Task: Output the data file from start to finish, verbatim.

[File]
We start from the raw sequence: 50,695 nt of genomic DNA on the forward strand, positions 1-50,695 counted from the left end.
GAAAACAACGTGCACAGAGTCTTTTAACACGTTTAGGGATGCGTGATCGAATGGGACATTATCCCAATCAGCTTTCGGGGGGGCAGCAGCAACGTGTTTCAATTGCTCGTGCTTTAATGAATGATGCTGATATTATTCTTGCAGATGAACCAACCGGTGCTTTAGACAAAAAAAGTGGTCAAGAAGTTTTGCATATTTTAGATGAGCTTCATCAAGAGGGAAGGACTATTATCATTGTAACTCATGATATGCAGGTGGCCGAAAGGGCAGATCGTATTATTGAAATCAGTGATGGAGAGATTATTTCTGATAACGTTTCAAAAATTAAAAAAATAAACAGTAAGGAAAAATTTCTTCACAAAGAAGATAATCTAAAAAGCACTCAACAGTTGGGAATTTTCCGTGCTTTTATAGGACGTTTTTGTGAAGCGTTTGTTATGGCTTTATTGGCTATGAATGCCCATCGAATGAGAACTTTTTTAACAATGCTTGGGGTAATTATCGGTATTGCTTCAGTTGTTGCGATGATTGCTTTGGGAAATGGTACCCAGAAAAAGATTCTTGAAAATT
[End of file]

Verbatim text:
We start from the raw sequence: 50,695 nt of genomic DNA on the forward strand, positions 1-50,695 counted from the left end.
GAAAACAACGTGCACAGAGTCTTTTAACACGTTTAGGGATGCGTGATCGAATGGGACATTATCCCAATCAGCTTTCGGGGGGGCAGCAGCAACGTGTTTCAATTGCTCGTGCTTTAATGAATGATGCTGATATTATTCTTGCAGATGAACCAACCGGTGCTTTAGACAAAAAAAGTGGTCAAGAAGTTTTGCATATTTTAGATGAGCTTCATCAAGAGGGAAGGACTATTATCATTGTAACTCATGATATGCAGGTGGCCGAAAGGGCAGATCGTATTATTGAAATCAGTGATGGAGAGATTATTTCTGATAACGTTTCAAAAATTAAAAAAATAAACAGTAAGGAAAAATTTCTTCACAAAGAAGATAATCTAAAAAGCACTCAACAGTTGGGAATTTTCCGTGCTTTTATAGGACGTTTTTGTGAAGCGTTTGTTATGGCTTTATTGGCTATGAATGCCCATCGAATGAGAACTTTTTTAACAATGCTTGGGGTAATTATCGGTATTGCTTCAGTTGTTGCGATGATTGCTTTGGGAAATGGTACCCAGAAAAAGATTCTTGAAAATT